The over-riding principle is that the needs and rights of children come first i.e. the safety and well-being of the child are paramount. Where the rights and needs of the child conflict with those of adults, whether parents/carers or professionals, any conflict must be resolved in the child's favour. LSCP strongly endorses the UN Convention on the Rights of the Child.

  2. Rooted in child development

    Those working with children should be informed by a developmental perspective which recognises that, as children grow, they continue to develop their skills and abilities. Each stage, from infancy through middle years to adolescence, lays the foundation for more complex development. Plans and interventions to safeguard and promote the child's welfare should be based on a clear assessment of the child's developmental progress and the difficulties a child may be experiencing. Planned action should also be timely and appropriate for the child's age and stage of development.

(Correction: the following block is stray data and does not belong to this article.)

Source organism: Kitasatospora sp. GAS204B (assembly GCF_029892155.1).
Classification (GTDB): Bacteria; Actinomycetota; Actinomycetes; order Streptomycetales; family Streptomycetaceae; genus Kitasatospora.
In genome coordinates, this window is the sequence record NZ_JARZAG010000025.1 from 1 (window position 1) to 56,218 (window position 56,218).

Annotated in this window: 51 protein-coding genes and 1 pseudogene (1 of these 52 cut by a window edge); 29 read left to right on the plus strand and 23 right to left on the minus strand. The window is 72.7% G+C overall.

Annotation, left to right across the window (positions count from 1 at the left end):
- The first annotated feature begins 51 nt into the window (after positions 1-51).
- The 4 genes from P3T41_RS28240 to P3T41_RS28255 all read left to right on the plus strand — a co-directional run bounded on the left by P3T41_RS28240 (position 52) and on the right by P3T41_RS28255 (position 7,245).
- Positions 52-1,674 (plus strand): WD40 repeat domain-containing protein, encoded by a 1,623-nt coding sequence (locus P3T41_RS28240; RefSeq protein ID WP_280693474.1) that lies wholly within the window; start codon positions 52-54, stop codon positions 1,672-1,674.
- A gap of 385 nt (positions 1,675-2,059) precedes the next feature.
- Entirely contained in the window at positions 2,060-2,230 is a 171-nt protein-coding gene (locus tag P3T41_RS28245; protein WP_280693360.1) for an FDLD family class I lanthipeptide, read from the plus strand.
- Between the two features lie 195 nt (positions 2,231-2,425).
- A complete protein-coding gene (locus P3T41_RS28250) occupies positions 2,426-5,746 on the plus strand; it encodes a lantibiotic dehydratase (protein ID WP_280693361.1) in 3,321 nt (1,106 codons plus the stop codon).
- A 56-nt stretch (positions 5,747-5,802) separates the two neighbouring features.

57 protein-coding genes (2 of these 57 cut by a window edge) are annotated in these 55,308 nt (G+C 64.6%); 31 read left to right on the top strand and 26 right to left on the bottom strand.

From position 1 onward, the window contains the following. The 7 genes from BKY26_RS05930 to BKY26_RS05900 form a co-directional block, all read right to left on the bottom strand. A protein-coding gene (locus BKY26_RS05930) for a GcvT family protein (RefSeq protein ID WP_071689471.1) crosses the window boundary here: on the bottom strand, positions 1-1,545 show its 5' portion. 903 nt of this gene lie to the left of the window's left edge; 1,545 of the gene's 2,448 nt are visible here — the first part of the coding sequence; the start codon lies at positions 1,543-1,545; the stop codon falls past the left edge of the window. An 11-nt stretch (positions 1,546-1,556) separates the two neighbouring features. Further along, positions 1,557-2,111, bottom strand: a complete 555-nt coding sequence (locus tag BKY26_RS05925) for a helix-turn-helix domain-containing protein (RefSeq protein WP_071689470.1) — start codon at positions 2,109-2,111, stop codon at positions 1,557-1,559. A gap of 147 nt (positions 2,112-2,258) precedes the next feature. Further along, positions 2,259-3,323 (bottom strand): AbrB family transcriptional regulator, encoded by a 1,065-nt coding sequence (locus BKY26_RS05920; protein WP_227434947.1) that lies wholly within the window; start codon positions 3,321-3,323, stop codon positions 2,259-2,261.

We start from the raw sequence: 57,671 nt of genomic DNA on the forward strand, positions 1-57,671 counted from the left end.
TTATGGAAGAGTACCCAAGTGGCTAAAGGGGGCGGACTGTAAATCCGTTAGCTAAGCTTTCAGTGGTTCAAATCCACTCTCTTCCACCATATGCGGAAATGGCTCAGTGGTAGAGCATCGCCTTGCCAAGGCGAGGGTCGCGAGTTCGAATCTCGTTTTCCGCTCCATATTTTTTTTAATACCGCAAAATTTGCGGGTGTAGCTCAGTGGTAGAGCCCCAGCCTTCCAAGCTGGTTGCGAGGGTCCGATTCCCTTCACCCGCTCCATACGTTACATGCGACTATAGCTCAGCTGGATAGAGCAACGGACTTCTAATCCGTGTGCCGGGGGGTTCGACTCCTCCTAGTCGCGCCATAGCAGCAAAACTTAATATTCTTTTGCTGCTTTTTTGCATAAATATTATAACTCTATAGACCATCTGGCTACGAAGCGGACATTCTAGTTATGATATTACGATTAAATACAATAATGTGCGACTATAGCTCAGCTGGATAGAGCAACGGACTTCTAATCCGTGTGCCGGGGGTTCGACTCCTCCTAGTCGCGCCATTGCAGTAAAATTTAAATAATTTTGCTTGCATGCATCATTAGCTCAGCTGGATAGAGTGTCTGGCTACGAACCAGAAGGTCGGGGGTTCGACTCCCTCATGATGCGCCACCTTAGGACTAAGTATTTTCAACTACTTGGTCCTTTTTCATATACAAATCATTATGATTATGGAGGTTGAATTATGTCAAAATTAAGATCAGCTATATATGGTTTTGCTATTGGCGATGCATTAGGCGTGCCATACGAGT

3. Focused on outcomes for children

    When working directly with a child, any plan developed for the child and their family or care giver should be based on an assessment of the child's developmental needs and the parents/caregivers' capacity to respond to these needs within their community contexts. This plan should set out the planned outcomes for each child and at review the actual outcomes should be recorded.

    The purpose of all interventions should be to achieve the best possible outcomes for each child recognising each is unique.

  4. Holistic in approach

    Having an holistic approach means having an understanding of a child within the context of the child's family (parents or care givers and the wider family) and of the educational setting, community and culture in which he or she is growing up. The interaction between the developmental needs of children, the capacities of parents or care givers to respond appropriately to those needs and the impact of wider family and environmental factors on children and on parenting capacity requires careful exploration during an assessment.